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James Tindall: Play

James Tindall is an artist who has been blipping on my radar for the past year. He studied interactive art at the University of Wales, Newport, graduating in 1998. When I started to see his name in connection with Warp Records and groups such as Leftfield and Boards of Canada, I began to zoom in on those blips. The deeper I went into the world of James Tindall, the more connections I could make between him and some of the most interesting and provocative web content to which I have ever been exposed.

His work was the driving force behind the designs and animations for Warp Records’ website has guided me through electronic music and fascinated me since 1999. Though one may argue the website itself is too functional to be considered art, its core idea came from “Warp,” a work by Tindall ( Warp is an incredibly concise collective of the basic structures required to make navigation effective. Through interaction, the viewer becomes aware of how the navigation works and then they can play a video game! It is the most successful appropriation of operating system norms (aspects of an operating system we take for granted that make us assume one thing is a button and the other is a menu) I have ever come across. What amazes me is that this site design has stayed unchanged for half a decade but still seems cutting edge. Warp makes me wonder if there is what I would call web classical in web work.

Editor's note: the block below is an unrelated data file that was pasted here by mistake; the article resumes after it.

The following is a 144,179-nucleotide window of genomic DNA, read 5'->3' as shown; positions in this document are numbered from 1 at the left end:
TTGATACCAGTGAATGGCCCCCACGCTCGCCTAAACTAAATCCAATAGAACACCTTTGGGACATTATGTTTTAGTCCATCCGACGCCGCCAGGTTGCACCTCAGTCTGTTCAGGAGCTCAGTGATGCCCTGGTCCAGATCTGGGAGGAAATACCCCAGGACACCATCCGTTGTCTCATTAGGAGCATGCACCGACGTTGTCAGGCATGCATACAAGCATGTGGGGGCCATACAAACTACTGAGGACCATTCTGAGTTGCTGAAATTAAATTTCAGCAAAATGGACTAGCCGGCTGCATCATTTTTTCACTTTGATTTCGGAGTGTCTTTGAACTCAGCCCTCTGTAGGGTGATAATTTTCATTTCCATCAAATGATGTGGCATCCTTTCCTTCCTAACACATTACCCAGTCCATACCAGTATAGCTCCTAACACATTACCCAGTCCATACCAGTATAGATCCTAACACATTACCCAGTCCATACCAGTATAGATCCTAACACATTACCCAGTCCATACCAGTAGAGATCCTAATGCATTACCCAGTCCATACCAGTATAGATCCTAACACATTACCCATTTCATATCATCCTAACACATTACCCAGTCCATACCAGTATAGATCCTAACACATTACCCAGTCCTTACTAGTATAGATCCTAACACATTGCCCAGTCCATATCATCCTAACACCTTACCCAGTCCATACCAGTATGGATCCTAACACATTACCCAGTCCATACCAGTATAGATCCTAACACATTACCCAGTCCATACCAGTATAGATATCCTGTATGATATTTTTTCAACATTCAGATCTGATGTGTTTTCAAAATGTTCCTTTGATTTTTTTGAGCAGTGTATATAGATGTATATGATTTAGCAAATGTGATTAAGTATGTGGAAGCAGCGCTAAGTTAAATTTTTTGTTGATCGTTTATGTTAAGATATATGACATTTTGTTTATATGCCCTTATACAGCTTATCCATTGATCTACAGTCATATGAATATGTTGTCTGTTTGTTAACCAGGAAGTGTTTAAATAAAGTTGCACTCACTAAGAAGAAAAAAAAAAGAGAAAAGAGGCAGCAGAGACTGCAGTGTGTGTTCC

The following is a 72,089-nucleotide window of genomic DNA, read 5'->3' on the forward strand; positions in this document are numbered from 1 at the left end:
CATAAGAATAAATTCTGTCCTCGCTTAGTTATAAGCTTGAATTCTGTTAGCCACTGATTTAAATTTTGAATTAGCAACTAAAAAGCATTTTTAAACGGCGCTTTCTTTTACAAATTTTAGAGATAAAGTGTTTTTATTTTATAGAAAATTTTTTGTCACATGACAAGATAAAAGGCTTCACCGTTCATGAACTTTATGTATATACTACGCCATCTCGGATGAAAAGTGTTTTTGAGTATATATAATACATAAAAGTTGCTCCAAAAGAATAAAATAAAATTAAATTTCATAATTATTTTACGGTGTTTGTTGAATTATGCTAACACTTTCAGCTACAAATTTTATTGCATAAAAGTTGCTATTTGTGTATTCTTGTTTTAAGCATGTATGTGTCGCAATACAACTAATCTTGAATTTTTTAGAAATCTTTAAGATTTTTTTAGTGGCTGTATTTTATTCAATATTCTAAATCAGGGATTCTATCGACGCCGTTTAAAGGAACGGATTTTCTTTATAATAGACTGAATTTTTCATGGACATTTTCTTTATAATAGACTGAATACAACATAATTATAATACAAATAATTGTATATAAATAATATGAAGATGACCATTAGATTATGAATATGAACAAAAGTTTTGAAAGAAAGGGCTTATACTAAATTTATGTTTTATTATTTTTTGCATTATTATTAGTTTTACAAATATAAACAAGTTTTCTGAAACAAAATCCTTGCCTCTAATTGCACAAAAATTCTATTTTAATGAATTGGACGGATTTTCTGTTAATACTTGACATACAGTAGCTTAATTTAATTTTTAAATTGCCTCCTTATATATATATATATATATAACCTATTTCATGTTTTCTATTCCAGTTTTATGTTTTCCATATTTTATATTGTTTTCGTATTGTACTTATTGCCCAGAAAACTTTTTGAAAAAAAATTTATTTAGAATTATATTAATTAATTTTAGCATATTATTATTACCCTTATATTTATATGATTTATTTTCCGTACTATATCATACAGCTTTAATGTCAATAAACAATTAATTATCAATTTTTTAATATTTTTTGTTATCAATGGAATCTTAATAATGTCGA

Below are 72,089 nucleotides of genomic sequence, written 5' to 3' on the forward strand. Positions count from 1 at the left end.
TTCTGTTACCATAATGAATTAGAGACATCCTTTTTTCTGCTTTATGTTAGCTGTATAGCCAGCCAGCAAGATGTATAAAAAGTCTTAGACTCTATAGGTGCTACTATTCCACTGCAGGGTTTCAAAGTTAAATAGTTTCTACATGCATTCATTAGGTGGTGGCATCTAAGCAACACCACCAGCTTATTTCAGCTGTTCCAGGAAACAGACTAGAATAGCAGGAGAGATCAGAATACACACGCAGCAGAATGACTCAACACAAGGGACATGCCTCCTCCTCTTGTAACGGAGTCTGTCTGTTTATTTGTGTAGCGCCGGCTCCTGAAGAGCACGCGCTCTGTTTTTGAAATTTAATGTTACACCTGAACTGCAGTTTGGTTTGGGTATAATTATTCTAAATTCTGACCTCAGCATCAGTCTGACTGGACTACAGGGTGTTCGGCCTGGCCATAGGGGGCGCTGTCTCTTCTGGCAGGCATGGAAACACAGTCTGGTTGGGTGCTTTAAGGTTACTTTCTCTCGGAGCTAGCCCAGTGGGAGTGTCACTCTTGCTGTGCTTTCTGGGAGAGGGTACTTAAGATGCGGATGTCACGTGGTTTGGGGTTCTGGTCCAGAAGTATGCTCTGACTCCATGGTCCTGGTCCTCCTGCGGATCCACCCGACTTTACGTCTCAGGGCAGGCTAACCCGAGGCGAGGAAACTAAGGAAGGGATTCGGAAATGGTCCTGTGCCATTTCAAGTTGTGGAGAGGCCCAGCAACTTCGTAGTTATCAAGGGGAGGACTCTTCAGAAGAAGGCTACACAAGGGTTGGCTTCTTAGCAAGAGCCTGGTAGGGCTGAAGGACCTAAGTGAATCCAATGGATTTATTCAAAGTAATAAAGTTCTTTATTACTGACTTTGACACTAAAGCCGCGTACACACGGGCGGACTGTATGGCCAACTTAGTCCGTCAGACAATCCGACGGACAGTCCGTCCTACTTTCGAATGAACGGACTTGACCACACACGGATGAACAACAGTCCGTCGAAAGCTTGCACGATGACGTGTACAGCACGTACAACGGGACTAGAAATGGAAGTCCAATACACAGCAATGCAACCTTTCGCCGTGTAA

When won an Award of Distinction in the Ars Electronica (AE) Golden Nicas in the category “Net Vision / Net Excellence” in 2003, James Tindall became a household name for me. Tindall created an immersive experience built around the ambient beats and loops created by the music group Boards of Canada (BOC). The various sources of BOC’s music are isolated into nodes inside 3D worlds. The viewer is given simple navigation controls, allowing for an interactive experience that changes the nature of the music. In some worlds, as you fly towards a node, its sounds get louder. Other worlds are more abstract like extreme close-ups that are warped and stretched.

There can be a major pitfall in making web work focused on audio interaction. The web is relatively young and it's still constantly evolving. Therefore, creating navigation controls and interactive elements that allow the user to work with the sounds can become so loaded that the sound is secondary. There is a fine line between interactive audio art and just a clever collection of switches and controls that make noise.

Ingenious interactive controls set James Tindall apart. He has a history of making controls that are intuitive, that blend into the background so that you only recognize them only when you need them. For more examples of this, is a fascinating collective of his work and collaborations. Sound usually plays the lead roles in the web works listed here, but they do so because the controls are so ingeniously simple and effective. As our culture gains a more intuitive relationship with computer technology, artists like James Tindall are on the forefront of naturally bridging the gap between interactive web art and the viewer.

(Dec 12, 2004)